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Types of Hammers and Their Uses

Revised: 2/18/22
Grainger Editorial Staff

Hammers come in a wide array of weights and sizes, each designed for a specific task. There are hammers for blacksmithing, carpentry, automotive mechanics and many other applications. Using a hammer that isn't intended for the task can require more effort, possible injury or even damage to work surfaces and fasteners. So if you don't already, it's good practice to have a large collection of hammers in your shop rather than improvising with a limited set.

Here's a quick overview to acquaint you with some common types of hammers and how they are used.

Claw and Framing Hammers

While these hammers all feature a round head for driving nails, the claw end is every bit as useful for prying, splitting wood, tearing drywall and other small demolition tasks. The claw is curved on a claw hammer, and straight on framing hammers.

These hammers are best for: 

  • Woodworking 
  • Prying 
  • Finishing
  • Framing 
  • Splitting 
  • Small demolition 

Ball Peen Hammer

The ball peen hammer was originally designed for peening, or  shaping metal materials by hammering. One end of the head is ball-shaped for this purpose. The other end is flat and is used for driving.

Ball peen hammers are best for: 

  • Metalworking
  • Rounding edges
  • Punching and riveting

Dead Blow Hammer

These hammers are designed to strike surfaces with great force, and dead blow means they won’t rebound after striking.

Dead blow hammers are best for: 

  • Automotive applications
  • Setting joints
  • Installing floor boards 

Engineering and Drilling Hammers 

The heavy head of a hand drilling hammer is used to drive chisels and punches. These hammers  typically feature a flat face with rounded edges and a wedged peen opposite the head.

Engineering and drilling hammers are best for: 

  • Driving
  • Punching and chiseling
  • Shaping and forging metal


A mallet is a block on a handle, which is usually used for driving chisels. The head on a rubber mallet is made of rubber. These types of hammers deliver softer impact than hammers with metal heads. They are essential if your work needs to be free of impact marks.

Mallets are best for: 

  • Shaping metal
  • Fitting wooden parts
  • Plasterboard

Chipping and Riveting Hammers

Chipping hammers are great for breaking concrete. Welding and riveting hammers can help remove slag from welds.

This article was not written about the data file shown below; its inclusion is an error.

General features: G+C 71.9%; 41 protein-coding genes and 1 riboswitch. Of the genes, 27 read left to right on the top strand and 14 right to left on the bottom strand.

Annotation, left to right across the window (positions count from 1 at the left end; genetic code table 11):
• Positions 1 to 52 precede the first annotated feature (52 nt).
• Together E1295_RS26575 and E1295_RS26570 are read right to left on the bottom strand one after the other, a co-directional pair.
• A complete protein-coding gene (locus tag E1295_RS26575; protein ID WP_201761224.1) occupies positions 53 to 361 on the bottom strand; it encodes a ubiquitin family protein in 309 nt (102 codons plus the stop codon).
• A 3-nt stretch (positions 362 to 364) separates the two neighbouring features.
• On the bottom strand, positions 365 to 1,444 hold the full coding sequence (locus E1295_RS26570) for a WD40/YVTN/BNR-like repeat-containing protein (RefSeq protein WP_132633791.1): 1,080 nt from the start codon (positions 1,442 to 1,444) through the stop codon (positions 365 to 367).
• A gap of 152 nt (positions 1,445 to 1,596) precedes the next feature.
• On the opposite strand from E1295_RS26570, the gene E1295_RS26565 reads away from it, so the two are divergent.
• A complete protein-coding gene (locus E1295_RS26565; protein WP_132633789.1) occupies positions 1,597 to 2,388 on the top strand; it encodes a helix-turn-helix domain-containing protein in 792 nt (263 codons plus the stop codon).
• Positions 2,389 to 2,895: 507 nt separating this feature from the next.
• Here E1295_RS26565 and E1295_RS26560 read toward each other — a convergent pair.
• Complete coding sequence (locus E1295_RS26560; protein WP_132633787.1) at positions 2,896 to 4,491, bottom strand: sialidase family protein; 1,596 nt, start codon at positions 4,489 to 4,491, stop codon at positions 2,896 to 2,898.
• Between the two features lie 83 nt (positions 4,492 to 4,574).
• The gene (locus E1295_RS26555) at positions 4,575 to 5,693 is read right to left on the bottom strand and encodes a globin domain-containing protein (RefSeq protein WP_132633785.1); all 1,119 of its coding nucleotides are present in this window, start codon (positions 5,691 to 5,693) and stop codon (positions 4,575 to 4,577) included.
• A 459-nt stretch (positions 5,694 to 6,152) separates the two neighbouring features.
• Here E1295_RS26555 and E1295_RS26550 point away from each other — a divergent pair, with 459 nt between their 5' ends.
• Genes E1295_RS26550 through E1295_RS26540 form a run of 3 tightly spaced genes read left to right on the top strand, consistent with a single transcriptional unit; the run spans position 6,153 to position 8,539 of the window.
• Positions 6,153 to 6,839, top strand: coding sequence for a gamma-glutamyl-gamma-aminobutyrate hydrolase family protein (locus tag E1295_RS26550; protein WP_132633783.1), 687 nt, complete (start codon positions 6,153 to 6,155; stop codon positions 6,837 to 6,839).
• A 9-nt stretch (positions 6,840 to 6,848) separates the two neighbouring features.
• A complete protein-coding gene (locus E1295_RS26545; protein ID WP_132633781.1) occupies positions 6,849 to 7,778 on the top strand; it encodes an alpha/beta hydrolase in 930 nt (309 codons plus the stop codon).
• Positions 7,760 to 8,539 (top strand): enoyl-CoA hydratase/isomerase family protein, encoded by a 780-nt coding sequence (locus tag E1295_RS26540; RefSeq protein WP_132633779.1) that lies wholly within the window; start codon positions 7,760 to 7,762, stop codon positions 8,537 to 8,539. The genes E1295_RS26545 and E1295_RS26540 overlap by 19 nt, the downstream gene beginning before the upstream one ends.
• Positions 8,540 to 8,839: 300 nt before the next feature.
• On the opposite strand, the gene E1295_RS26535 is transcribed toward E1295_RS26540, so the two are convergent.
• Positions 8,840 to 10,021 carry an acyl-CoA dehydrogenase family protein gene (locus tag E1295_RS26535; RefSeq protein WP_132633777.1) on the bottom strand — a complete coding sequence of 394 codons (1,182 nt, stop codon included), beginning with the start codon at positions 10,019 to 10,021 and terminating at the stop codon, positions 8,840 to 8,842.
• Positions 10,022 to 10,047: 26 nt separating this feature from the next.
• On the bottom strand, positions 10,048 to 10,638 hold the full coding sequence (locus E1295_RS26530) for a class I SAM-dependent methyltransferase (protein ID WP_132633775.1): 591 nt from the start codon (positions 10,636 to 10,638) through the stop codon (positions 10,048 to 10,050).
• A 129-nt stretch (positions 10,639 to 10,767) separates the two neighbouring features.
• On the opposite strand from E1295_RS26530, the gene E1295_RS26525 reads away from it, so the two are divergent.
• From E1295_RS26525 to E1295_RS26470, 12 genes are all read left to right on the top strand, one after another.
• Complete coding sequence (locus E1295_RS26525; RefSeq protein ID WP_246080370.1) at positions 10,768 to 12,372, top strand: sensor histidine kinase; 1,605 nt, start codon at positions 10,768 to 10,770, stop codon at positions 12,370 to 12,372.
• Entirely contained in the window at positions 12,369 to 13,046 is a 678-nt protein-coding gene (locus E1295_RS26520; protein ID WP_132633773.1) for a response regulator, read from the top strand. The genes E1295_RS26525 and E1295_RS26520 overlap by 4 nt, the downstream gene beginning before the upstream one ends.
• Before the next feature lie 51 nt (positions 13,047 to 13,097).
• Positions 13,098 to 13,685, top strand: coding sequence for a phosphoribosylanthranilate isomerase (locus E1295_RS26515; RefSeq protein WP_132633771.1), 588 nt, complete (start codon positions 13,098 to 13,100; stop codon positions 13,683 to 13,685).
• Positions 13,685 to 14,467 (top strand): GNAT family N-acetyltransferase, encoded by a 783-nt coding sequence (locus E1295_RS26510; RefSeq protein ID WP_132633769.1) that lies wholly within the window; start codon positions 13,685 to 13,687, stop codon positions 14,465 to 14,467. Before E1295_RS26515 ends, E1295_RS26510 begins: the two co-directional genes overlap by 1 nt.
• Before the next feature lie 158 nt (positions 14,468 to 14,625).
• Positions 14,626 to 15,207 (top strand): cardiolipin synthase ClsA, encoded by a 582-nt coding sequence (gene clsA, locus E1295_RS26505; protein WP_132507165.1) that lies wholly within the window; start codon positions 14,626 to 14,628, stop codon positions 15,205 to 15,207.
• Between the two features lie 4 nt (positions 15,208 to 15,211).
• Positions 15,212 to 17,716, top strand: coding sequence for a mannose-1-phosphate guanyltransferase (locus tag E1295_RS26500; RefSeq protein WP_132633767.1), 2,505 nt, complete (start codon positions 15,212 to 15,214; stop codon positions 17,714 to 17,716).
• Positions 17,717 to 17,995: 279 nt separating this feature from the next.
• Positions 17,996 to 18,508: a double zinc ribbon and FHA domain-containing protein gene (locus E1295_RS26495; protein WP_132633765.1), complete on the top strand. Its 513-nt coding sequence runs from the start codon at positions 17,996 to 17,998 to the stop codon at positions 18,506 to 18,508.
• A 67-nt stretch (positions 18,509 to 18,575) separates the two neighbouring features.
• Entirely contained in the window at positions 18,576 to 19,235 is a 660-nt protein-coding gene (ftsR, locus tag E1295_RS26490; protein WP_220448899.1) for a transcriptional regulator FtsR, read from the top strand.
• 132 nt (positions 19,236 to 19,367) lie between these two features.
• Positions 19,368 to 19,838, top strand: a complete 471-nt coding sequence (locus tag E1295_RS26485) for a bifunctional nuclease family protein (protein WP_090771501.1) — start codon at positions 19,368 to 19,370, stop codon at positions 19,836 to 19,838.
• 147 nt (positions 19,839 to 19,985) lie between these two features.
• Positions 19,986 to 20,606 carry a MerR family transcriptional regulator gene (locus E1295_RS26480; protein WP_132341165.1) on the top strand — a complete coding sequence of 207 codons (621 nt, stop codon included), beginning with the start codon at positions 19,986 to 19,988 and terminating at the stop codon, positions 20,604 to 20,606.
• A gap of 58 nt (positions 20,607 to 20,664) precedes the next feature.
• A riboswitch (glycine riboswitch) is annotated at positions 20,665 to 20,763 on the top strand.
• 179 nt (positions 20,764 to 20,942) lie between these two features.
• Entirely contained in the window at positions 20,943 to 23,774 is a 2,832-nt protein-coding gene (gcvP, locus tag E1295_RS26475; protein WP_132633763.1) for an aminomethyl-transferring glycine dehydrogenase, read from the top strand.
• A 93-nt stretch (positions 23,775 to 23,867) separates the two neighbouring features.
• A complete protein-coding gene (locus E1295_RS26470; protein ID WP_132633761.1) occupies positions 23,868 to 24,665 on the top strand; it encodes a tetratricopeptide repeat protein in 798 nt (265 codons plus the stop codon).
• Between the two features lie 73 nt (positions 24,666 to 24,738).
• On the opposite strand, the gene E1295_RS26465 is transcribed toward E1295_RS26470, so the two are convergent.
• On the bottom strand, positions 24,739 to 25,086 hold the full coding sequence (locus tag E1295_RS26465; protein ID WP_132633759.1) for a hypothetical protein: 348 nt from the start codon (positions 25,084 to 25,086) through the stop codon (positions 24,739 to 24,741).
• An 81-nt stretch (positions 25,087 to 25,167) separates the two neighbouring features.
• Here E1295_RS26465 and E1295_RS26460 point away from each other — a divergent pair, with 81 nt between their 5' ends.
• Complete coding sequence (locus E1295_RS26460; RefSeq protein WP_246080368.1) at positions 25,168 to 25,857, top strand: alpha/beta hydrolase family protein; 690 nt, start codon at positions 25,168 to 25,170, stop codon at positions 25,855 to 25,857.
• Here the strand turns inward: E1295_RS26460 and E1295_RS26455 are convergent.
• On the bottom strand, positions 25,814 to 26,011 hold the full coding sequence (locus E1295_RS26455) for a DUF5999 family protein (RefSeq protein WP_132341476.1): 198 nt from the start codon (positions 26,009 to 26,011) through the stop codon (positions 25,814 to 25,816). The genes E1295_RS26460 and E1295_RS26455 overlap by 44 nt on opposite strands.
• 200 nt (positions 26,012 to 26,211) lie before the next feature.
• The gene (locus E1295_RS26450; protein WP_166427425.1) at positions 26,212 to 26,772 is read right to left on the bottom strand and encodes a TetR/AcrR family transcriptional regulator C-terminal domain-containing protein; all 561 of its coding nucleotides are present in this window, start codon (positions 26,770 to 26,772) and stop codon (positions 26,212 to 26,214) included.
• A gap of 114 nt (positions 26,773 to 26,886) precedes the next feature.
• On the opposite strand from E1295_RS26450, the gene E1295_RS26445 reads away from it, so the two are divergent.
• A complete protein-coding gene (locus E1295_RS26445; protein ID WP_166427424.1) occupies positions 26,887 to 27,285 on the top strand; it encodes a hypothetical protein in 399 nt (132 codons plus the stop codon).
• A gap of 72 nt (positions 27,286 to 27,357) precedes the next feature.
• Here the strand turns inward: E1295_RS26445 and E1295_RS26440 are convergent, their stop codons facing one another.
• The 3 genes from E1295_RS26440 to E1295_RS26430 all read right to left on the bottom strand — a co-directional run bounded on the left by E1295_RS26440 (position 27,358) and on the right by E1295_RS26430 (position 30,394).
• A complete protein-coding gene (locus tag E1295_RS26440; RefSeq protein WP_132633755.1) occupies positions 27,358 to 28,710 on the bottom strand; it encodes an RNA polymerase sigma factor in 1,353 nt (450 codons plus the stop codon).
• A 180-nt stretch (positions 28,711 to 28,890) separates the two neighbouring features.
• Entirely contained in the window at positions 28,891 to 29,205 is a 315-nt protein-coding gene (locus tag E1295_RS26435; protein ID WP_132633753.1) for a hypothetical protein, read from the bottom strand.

Chipping and riveting hammers are used in: 

  • Mining
  • Manufacturing
  • Construction
  • Welding

Sledge Hammer 

Sledge hammers are larger than most hammers and feature a metal, mallet-like head. Heavier sledge hammers with longer handles are intended to be swung with both hands.

Sledge hammers are best for: 

  • Breaking stone
  • Driving stakes
  • Demolition

Soft-Face, Split-Head Hammers

Soft-face, split-head hammers with interchangeable heads are for use in projects that require force without marking the surface. Soft- face,  split head hammers come with or without heads.

Soft-face, split-head hammers are best for: 

  • Machining
  • Metalforming
  • Crafting

Choosing the Best Hammer for the Job

Because many hammers have similar designs, it may seem that any one of these versatile tools will work for a variety of uses. However, once you know more about specific hammer design and the intended purpose of each, you'll be able to match the best hammer for the task. Getting this right can help reduce wear and tear on your tools, and may even help you work more efficiently.
Learn more about hammers and find a variety of hammers for your needs here.

The information contained in this article is intended for general information purposes only and is based on information available as of the initial date of publication. No representation is made that the information or references are complete or remain current. This article is not a substitute for review of current applicable government regulations, industry standards, or other standards specific to your business and/or activities and should not be construed as legal advice or opinion. Readers with specific questions should refer to the applicable standards or consult with an attorney.

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